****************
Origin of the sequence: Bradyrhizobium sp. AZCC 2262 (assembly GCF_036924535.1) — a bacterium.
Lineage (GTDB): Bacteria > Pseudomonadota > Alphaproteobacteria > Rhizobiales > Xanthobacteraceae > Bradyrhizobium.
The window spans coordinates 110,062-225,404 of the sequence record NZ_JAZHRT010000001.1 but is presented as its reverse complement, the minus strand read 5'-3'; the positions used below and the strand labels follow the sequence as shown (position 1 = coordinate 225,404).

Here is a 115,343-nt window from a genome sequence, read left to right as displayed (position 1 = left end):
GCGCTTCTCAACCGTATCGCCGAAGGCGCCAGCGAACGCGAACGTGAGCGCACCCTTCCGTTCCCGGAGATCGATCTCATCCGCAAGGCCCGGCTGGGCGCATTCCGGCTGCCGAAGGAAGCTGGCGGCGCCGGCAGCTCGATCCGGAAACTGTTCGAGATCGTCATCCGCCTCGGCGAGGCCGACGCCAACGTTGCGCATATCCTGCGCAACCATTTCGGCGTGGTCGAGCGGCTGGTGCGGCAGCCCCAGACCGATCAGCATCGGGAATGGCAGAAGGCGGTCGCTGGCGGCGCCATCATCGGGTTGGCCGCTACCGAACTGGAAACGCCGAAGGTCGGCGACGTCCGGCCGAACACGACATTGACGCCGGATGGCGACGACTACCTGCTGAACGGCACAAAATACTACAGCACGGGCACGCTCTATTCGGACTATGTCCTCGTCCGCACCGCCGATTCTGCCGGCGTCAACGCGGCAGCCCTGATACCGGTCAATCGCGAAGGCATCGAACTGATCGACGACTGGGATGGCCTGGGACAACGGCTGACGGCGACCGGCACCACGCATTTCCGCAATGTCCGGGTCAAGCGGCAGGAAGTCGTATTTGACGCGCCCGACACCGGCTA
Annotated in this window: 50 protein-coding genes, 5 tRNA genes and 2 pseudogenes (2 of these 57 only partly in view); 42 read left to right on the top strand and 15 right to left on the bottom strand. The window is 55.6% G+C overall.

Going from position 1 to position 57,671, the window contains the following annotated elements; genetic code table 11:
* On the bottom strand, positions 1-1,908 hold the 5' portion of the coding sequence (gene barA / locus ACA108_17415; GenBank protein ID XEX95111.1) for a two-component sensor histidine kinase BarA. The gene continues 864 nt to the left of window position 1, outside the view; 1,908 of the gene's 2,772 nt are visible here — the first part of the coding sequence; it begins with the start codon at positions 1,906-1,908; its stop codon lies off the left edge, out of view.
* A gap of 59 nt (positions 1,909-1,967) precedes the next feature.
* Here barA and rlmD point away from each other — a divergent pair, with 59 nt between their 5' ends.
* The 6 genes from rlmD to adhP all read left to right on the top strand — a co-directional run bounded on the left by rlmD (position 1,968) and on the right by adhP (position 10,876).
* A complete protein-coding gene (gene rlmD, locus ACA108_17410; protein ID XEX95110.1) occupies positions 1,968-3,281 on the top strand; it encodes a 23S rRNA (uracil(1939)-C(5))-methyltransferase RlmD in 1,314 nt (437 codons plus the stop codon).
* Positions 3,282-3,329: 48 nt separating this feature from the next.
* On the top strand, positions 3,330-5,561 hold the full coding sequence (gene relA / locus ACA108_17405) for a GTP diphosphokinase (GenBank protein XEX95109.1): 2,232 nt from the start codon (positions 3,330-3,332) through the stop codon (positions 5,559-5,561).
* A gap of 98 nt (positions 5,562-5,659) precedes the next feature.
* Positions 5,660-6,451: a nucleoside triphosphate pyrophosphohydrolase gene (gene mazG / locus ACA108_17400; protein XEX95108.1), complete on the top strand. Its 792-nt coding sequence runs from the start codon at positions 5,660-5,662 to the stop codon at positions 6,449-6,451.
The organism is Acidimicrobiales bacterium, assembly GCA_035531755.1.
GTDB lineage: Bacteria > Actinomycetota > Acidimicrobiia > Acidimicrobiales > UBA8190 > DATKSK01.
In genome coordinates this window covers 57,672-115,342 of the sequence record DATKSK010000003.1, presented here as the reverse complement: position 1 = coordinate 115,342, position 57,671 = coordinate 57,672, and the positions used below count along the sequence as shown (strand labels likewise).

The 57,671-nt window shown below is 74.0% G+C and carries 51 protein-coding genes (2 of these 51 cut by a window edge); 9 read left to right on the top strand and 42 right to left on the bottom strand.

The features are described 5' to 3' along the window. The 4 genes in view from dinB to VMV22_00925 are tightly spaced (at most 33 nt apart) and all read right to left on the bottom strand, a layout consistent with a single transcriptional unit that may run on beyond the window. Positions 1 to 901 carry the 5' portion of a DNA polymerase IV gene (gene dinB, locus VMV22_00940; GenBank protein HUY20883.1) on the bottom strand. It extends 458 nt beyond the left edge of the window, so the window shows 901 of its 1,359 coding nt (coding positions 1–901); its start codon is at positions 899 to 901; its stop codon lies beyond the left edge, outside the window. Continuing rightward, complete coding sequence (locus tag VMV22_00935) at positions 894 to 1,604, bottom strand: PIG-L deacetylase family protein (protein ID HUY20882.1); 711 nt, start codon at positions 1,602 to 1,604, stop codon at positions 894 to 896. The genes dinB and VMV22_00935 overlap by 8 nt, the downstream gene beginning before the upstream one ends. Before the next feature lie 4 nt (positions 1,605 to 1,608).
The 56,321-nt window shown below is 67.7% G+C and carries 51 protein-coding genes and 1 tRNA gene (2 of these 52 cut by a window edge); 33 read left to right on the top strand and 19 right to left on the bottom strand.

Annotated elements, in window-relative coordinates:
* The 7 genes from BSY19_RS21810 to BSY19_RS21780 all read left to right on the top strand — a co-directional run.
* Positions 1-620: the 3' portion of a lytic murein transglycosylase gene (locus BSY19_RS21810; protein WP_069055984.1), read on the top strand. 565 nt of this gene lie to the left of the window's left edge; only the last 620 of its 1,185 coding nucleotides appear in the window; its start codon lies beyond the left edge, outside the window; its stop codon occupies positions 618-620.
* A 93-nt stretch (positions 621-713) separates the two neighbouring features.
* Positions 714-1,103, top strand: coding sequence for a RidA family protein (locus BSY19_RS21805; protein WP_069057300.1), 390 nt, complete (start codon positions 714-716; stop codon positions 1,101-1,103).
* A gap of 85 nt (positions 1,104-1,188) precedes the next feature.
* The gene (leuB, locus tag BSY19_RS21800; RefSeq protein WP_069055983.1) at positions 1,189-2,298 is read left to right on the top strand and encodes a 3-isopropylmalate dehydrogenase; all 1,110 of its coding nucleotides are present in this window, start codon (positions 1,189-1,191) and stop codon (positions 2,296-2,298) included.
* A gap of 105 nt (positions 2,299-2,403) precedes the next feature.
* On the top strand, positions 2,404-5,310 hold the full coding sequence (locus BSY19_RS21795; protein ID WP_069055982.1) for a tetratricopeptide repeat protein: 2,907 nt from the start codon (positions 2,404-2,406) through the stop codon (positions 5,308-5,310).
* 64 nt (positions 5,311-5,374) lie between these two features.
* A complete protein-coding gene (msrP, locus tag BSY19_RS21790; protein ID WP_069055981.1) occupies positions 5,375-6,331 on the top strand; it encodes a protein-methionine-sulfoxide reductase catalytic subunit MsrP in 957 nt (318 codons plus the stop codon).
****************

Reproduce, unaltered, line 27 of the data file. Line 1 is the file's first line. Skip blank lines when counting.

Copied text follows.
* Positions 714-1,103, top strand: coding sequence for a RidA family protein (locus BSY19_RS21805; protein WP_069057300.1), 390 nt, complete (start codon positions 714-716; stop codon positions 1,101-1,103).